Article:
Tag Archives: Travel

Tips for Visting London

16 Dec

Last week is what is known as “Revision Week” here at St Andrews.  It’s basically Dead Week at Purdue, minus that whole having class thing.  Which means I had a whole week free dedicated to studying for my three finals that are coming up.  Instead of cracking open all my notes on British History and Ancient Israel, I cracked open my wallet and bought an overnight bus ticket to London.  I spent 5 days roaming around London getting to experience it at my own pace.  It was one of the best decisions I’ve made studying abroad.  Not only did I get to take a nice break from academics, but I got to do it in a city I’ve dreamed of visiting since I was a little kid.

Now that I’m back in St Andrews, still not studying, I wanted to share my tips on visiting London with y’all.

  • Buy an Oyster Card
    • If you plan on using the Tube at all, you will have to purchase an Oyster card from inside any of the stations.  It is a thin plastic card that you load money onto for your subway fares. The card is way faster than trying to pay for each individual journey separately and it gets you a cheaper rate. You “top up” the card in three ways.  You can add more money to it with your credit card via a machine in the station, pay cash to a teller, or with a card online.  It cost about £2.10 for a single journey in central London.  If you go outside what they call Zone 1, it will be a bit more.
  • Ask for Student Price
    • A student price is sometimes called the Concession price. I thought they were talking about snacks for the longest time, but its actually just the cheaper enter rates.  At all things that aren’t free to do in London, ask if they have a student price.  8/10 times they will (The Globe Theater does. The London Eye doesn’t).  You’ll just have to flash your student ID and you will save a couple £££.   It doesn’t hurt to ask at retailers too.  Some shops will have a 10%  student discount.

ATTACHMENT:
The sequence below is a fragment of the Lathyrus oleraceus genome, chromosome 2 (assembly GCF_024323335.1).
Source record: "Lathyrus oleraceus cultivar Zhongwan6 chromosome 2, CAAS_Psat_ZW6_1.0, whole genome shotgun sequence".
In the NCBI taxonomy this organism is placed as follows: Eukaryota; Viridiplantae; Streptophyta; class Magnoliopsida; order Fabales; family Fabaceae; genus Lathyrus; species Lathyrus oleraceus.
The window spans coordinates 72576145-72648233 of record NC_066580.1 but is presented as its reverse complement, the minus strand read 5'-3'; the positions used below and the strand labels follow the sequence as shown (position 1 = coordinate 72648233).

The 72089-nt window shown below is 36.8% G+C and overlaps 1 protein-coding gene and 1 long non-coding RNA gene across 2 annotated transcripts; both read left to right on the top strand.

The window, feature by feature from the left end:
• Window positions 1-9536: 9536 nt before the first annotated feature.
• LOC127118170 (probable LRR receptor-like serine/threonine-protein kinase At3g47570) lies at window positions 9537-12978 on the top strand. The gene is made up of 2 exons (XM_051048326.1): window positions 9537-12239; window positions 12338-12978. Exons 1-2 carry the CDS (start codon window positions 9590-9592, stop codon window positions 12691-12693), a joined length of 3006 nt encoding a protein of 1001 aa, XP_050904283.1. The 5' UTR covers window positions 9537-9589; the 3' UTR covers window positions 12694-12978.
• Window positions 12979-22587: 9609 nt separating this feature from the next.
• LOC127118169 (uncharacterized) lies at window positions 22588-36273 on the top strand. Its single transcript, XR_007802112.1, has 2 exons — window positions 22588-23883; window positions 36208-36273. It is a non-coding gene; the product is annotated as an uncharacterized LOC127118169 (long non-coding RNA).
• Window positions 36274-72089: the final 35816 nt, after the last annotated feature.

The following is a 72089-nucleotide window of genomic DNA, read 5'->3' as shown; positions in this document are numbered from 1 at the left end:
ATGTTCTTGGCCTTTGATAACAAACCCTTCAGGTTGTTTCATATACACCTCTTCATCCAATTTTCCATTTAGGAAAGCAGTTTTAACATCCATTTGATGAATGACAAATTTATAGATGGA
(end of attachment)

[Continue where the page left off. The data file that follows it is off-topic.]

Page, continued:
• Go places early!
    • “Go Ugly Early” isn’t just for Harry’s.  After a late night out about in the city, you might want to sleep in past 9am, but don’t do it.  To save time, get to big tourist spots early in the day so  you won’t waste time in the long queues (lines).  My guidebook said the average wait time for the London Eye was one hour.  By going early I spent an hour total at the London Eye.  That included a short wait to buy my ticket too.   On the other hand, I decided to go to the Natural History Museum  in the mid afternoon and had to queue for a half hour just to get inside and another 30 minutes to see the dinosaur exhibit.
  • Get to know the people in your hostel
    • Because I went solo I figured the only time I would get to speak to someone was when I was buying something.  Not true at all.  The girls that I met in the hostel where great! There was Rachel and Ragen from Ireland, a super sweet Brazilian girl whose name I never caught, Amber also from Ireland, two German girls, and the two Maria’s from Greece.  Not all of these girls where at the hostel at the same time, but they all were some of the nicest people I’ve met here in the UK. We would share advice about what was interesting to see in the city, how to get some place, where the best shopping was, ect ect ect.  Amber and I even teamed up one day and walked around the city.  She took me to the British Library and I took her to Kings Cross.  Because of the girls I met in the hostel, my London experience was that much better.